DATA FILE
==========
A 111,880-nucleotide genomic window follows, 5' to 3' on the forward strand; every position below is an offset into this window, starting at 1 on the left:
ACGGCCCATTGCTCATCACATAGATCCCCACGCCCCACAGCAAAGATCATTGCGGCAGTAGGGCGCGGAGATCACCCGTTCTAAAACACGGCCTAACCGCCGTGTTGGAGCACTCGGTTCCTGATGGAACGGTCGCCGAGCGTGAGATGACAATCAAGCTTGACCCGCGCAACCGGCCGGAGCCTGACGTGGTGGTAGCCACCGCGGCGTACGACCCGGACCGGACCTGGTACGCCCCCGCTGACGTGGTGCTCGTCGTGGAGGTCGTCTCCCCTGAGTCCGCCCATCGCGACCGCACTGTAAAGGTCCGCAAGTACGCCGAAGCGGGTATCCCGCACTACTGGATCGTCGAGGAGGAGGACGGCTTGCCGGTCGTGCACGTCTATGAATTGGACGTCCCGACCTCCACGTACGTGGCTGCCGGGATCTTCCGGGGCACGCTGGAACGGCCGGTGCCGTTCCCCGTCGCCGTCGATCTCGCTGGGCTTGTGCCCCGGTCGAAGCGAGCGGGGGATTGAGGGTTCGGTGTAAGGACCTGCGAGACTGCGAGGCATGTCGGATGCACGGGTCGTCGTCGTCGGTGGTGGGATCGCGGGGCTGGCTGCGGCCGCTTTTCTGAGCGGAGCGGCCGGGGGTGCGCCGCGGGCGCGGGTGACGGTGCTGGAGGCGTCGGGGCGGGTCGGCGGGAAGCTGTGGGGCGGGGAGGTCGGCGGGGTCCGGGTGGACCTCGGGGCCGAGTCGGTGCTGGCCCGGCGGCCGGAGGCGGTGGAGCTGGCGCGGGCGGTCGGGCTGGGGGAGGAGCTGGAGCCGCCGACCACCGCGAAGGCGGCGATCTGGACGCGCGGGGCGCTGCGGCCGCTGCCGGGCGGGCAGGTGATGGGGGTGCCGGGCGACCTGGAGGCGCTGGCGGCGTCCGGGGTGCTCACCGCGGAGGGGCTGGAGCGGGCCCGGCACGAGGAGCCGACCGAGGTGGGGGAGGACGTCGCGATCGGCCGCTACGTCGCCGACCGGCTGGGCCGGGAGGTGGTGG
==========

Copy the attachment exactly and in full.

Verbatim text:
A 111,880-nucleotide genomic window follows, 5' to 3' on the forward strand; every position below is an offset into this window, starting at 1 on the left:
ACGGCCCATTGCTCATCACATAGATCCCCACGCCCCACAGCAAAGATCATTGCGGCAGTAGGGCGCGGAGATCACCCGTTCTAAAACACGGCCTAACCGCCGTGTTGGAGCACTCGGTTCCTGATGGAACGGTCGCCGAGCGTGAGATGACAATCAAGCTTGACCCGCGCAACCGGCCGGAGCCTGACGTGGTGGTAGCCACCGCGGCGTACGACCCGGACCGGACCTGGTACGCCCCCGCTGACGTGGTGCTCGTCGTGGAGGTCGTCTCCCCTGAGTCCGCCCATCGCGACCGCACTGTAAAGGTCCGCAAGTACGCCGAAGCGGGTATCCCGCACTACTGGATCGTCGAGGAGGAGGACGGCTTGCCGGTCGTGCACGTCTATGAATTGGACGTCCCGACCTCCACGTACGTGGCTGCCGGGATCTTCCGGGGCACGCTGGAACGGCCGGTGCCGTTCCCCGTCGCCGTCGATCTCGCTGGGCTTGTGCCCCGGTCGAAGCGAGCGGGGGATTGAGGGTTCGGTGTAAGGACCTGCGAGACTGCGAGGCATGTCGGATGCACGGGTCGTCGTCGTCGGTGGTGGGATCGCGGGGCTGGCTGCGGCCGCTTTTCTGAGCGGAGCGGCCGGGGGTGCGCCGCGGGCGCGGGTGACGGTGCTGGAGGCGTCGGGGCGGGTCGGCGGGAAGCTGTGGGGCGGGGAGGTCGGCGGGGTCCGGGTGGACCTCGGGGCCGAGTCGGTGCTGGCCCGGCGGCCGGAGGCGGTGGAGCTGGCGCGGGCGGTCGGGCTGGGGGAGGAGCTGGAGCCGCCGACCACCGCGAAGGCGGCGATCTGGACGCGCGGGGCGCTGCGGCCGCTGCCGGGCGGGCAGGTGATGGGGGTGCCGGGCGACCTGGAGGCGCTGGCGGCGTCCGGGGTGCTCACCGCGGAGGGGCTGGAGCGGGCCCGGCACGAGGAGCCGACCGAGGTGGGGGAGGACGTCGCGATCGGCCGCTACGTCGCCGACCGGCTGGGCCGGGAGGTGGTGG